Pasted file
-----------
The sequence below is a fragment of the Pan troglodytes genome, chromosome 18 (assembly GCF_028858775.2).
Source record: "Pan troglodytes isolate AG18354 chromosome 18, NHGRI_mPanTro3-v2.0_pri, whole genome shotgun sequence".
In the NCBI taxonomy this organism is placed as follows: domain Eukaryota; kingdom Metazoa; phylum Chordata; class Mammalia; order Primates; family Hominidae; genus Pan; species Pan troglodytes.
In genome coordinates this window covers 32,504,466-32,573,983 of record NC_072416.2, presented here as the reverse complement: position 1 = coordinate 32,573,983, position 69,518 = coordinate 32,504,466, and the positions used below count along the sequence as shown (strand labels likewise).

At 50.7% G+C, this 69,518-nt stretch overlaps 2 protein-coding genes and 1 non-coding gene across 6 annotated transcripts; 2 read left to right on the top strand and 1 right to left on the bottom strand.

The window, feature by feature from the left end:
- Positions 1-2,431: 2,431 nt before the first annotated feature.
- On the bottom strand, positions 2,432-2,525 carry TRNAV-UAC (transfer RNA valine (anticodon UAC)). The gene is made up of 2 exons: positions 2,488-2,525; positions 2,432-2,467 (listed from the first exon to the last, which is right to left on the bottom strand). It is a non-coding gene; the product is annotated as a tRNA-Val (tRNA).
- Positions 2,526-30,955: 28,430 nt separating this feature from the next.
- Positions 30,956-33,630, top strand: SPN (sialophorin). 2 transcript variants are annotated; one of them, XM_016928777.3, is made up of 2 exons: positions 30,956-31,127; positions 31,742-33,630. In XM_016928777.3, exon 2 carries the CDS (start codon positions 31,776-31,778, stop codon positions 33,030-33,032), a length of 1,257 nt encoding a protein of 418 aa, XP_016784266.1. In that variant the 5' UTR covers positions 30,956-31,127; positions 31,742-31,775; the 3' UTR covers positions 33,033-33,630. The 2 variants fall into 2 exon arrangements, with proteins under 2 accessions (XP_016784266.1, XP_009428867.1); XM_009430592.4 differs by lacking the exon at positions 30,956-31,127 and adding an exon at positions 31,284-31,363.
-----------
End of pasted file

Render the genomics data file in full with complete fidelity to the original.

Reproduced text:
The sequence below is a fragment of the Pan troglodytes genome, chromosome 18 (assembly GCF_028858775.2).
Source record: "Pan troglodytes isolate AG18354 chromosome 18, NHGRI_mPanTro3-v2.0_pri, whole genome shotgun sequence".
In the NCBI taxonomy this organism is placed as follows: domain Eukaryota; kingdom Metazoa; phylum Chordata; class Mammalia; order Primates; family Hominidae; genus Pan; species Pan troglodytes.
In genome coordinates this window covers 32,504,466-32,573,983 of record NC_072416.2, presented here as the reverse complement: position 1 = coordinate 32,573,983, position 69,518 = coordinate 32,504,466, and the positions used below count along the sequence as shown (strand labels likewise).

At 50.7% G+C, this 69,518-nt stretch overlaps 2 protein-coding genes and 1 non-coding gene across 6 annotated transcripts; 2 read left to right on the top strand and 1 right to left on the bottom strand.

The window, feature by feature from the left end:
- Positions 1-2,431: 2,431 nt before the first annotated feature.
- On the bottom strand, positions 2,432-2,525 carry TRNAV-UAC (transfer RNA valine (anticodon UAC)). The gene is made up of 2 exons: positions 2,488-2,525; positions 2,432-2,467 (listed from the first exon to the last, which is right to left on the bottom strand). It is a non-coding gene; the product is annotated as a tRNA-Val (tRNA).
- Positions 2,526-30,955: 28,430 nt separating this feature from the next.
- Positions 30,956-33,630, top strand: SPN (sialophorin). 2 transcript variants are annotated; one of them, XM_016928777.3, is made up of 2 exons: positions 30,956-31,127; positions 31,742-33,630. In XM_016928777.3, exon 2 carries the CDS (start codon positions 31,776-31,778, stop codon positions 33,030-33,032), a length of 1,257 nt encoding a protein of 418 aa, XP_016784266.1. In that variant the 5' UTR covers positions 30,956-31,127; positions 31,742-31,775; the 3' UTR covers positions 33,033-33,630. The 2 variants fall into 2 exon arrangements, with proteins under 2 accessions (XP_016784266.1, XP_009428867.1); XM_009430592.4 differs by lacking the exon at positions 30,956-31,127 and adding an exon at positions 31,284-31,363.